The Man Who Could Talk To Horse


And then, almost three years to the day after he had left the United States, Rarey sailed homeward with Cruiser, his fame running well in advance. While the Civil War engulfed his homeland, Rarey continued on tour with spectacular performances in Boston, Chicago, Philadelphia, and Cincinnati. Prizes were offered for the most vicious horses that could be found to test his skill. At Niblo’s Gardens in New York City, Rarey and Edwin Forrest, the great tragedian, were the star attractions, appearing on alternate nights. In Boston, Ralph Waldo Emerson was so impressed that he as- serted that the horse tamer’s methods had “turned a new leaf in civilization.” William Lloyd Garrison, the abolitionist, hailed Rarey for substituting “the law of love for the spirit of brutality” and unblushingly invoked for him “the horse-pitality of the world.” On December 14, 1862, at the invitation of Major General Henry Halleck, Rarey paid a visit to the Army of the Potomac, where he gave instruction in his method to Union cavalry officers.

The war, however, had brought uncertainty to theatrical tours with Cruiser; moreover, although still a young man, Rarey was exhausted. Returning to Groveport, he busied himself with the construction of a mansion for himself and his widowed mother on the site of the modest home in which he had been born. With the end of the war came plans for a new tour of Europe, where the sweetest memories of triumph still lingered. Groveport was beginning to lose some of the charm remembered from boyhood. Geniuses have little standing in “the old home town,” and scandal has a long tongue. “My grandparents seemed more concerned about his reputation with the ladies than his fame,” a present-day member of the Rarey family recalls. “Poor man, his travels were a little too much for the conservative town of Groveport.”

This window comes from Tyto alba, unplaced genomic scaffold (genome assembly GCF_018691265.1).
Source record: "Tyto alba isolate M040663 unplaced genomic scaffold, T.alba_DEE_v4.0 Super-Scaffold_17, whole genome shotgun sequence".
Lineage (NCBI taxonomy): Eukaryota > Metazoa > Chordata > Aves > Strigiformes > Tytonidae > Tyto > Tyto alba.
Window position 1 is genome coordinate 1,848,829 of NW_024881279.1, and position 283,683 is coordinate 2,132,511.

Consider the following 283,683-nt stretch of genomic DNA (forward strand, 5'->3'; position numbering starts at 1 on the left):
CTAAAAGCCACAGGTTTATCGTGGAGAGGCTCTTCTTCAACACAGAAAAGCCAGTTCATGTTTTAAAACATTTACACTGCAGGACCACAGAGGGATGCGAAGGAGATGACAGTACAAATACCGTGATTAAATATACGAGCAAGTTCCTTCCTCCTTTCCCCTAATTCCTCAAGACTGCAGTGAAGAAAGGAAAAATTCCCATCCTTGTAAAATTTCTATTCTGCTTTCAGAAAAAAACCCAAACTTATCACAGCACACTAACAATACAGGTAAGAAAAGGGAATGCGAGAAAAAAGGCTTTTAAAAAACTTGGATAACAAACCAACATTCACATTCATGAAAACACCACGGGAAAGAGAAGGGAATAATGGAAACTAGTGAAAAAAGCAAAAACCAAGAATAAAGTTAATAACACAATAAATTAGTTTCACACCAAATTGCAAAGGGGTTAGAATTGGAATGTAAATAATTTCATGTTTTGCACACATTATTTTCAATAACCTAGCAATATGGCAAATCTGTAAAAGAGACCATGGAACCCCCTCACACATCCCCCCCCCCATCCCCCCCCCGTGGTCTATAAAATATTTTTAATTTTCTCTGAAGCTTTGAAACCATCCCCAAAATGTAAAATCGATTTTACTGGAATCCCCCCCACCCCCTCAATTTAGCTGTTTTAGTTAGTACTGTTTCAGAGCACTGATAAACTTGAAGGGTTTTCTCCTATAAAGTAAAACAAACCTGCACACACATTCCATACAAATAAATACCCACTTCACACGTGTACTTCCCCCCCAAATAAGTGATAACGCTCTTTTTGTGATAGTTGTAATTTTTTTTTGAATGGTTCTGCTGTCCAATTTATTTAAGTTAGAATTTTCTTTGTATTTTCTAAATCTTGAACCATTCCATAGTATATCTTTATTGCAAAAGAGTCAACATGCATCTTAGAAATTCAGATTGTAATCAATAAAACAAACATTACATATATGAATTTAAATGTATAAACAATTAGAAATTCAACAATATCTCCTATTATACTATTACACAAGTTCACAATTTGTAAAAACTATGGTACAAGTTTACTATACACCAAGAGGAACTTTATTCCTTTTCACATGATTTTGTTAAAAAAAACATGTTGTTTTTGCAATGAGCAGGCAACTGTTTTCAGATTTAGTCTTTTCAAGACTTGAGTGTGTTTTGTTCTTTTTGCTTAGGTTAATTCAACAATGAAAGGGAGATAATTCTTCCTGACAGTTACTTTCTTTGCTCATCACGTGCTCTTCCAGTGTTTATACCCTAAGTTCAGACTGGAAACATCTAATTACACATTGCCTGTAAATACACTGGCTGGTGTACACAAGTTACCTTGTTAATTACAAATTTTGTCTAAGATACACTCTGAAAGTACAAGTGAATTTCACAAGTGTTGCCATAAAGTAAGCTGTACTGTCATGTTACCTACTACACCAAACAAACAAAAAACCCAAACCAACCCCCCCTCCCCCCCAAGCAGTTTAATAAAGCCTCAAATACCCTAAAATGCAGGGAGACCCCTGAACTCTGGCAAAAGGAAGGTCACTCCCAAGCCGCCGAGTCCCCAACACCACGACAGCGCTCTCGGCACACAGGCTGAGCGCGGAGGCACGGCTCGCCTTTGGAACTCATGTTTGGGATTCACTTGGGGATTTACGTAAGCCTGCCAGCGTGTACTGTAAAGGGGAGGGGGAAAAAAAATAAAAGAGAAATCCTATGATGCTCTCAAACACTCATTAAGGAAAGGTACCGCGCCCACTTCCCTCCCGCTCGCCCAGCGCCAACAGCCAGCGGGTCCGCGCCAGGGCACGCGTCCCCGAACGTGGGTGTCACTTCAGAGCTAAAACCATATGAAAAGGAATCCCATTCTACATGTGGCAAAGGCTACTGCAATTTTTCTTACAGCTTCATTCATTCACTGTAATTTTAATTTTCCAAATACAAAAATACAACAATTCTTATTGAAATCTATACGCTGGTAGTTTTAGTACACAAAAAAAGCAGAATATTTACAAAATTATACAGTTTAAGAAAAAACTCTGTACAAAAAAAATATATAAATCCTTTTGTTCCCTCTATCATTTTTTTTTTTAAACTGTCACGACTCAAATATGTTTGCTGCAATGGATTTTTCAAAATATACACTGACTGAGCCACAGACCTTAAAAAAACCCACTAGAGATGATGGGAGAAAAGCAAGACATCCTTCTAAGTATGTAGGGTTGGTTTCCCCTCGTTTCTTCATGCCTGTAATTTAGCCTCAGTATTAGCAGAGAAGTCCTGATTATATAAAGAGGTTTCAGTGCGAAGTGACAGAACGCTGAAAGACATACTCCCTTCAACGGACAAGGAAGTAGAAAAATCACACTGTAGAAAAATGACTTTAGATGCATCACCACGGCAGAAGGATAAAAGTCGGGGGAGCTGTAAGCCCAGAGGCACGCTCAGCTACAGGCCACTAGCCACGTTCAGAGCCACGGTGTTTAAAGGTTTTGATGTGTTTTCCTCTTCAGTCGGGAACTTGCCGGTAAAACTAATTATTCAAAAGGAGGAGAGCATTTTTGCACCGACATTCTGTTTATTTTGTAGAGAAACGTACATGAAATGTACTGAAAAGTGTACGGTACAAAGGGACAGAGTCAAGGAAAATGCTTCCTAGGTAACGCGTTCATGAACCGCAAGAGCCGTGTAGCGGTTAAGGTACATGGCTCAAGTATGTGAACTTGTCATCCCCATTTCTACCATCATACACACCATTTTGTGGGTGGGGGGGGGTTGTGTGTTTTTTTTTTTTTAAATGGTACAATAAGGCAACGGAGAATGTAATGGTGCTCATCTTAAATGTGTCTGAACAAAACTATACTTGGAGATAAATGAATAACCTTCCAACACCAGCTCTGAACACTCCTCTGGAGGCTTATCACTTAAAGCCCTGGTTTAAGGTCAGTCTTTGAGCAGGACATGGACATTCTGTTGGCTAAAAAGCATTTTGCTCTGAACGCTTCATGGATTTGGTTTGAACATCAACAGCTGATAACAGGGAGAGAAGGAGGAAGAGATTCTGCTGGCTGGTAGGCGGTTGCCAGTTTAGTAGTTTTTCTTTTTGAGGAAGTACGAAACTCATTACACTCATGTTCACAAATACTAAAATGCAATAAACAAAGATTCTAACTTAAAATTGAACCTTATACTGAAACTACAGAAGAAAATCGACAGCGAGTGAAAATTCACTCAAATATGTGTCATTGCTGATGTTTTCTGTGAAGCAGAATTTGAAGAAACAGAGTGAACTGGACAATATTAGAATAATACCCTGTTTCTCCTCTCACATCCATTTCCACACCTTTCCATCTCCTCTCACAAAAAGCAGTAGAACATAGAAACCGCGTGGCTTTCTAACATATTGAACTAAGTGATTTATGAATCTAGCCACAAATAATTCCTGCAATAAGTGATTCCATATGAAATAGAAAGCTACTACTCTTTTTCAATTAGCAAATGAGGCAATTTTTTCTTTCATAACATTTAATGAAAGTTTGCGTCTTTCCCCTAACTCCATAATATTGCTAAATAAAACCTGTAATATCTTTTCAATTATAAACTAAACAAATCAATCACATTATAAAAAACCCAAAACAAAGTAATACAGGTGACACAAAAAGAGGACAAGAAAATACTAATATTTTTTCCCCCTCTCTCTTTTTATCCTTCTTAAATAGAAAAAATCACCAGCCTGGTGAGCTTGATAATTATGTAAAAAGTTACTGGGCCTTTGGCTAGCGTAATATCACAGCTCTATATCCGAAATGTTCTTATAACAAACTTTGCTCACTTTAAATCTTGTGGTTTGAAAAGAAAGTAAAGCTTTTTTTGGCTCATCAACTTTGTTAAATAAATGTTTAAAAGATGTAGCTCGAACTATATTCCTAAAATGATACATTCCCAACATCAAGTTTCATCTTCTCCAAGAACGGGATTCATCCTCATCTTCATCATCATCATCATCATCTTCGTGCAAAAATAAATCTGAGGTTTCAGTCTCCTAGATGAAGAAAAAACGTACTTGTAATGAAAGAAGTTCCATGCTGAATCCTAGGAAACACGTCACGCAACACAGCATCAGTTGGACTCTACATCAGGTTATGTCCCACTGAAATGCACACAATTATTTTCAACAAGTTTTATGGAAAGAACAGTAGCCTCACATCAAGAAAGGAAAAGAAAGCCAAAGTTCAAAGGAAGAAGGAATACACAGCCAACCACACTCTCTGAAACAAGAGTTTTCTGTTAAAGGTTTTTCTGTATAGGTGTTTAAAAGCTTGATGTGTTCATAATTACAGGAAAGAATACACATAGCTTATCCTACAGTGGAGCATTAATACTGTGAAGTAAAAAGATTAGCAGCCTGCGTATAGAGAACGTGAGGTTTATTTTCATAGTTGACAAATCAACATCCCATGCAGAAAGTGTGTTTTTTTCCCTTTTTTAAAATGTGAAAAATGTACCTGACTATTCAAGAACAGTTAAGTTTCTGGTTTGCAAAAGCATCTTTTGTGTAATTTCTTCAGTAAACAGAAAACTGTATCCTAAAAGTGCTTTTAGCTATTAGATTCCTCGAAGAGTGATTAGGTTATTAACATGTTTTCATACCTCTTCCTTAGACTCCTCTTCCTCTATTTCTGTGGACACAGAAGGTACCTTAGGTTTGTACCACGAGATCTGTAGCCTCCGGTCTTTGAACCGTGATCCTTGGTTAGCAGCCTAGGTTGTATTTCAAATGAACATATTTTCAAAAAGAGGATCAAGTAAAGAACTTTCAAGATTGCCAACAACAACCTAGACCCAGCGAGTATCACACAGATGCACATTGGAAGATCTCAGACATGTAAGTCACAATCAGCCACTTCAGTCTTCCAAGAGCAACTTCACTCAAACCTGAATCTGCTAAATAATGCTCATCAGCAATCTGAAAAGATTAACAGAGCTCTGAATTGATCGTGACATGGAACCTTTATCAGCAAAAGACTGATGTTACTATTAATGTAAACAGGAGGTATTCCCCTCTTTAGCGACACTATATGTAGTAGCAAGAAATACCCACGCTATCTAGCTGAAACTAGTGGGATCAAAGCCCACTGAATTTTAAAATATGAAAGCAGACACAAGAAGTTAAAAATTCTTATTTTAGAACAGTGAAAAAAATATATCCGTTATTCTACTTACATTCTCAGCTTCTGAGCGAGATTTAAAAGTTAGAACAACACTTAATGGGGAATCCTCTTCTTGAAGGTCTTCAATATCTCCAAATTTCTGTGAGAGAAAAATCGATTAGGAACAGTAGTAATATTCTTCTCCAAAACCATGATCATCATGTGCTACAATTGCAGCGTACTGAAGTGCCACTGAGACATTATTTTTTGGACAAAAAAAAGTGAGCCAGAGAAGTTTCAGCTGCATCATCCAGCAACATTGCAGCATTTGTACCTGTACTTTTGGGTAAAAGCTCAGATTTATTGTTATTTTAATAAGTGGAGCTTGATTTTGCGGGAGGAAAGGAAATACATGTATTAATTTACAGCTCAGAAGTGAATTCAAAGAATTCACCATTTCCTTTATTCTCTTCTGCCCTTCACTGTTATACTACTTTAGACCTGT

A paralytic stroke in December of 1865, shortly after his thirty-eighth birthday, blasted Rarey’s plans for the new tour. He seemed to be recovering when death came suddenly on October 4, 1866, as he was visiting in Cleveland. Nearly twenty years later, his old pupil Sidney wrote of him: “Rarey’s reputation has suffered from the inevitable reaction after an extraordinary season of sensation, and it is often sneered at by writers who are ignorant of, or incapable of comprehending the principles of horse breaking which he illustrated in his lectures.”

Today in the land of his birth Rarey remains virtually unknown. No tourists now come to see his grave in the Groveport cemetery or to ask about the story (untrue) that Cruiser, who was provided for in his will and outlived him nine years, lies besides him. The football team of the Groveport-Madison High School, which stands on the site of the old Rarey mansion, remains one tiny link with an American legend that is now all but forgotten: the players call themselves The Cruisers.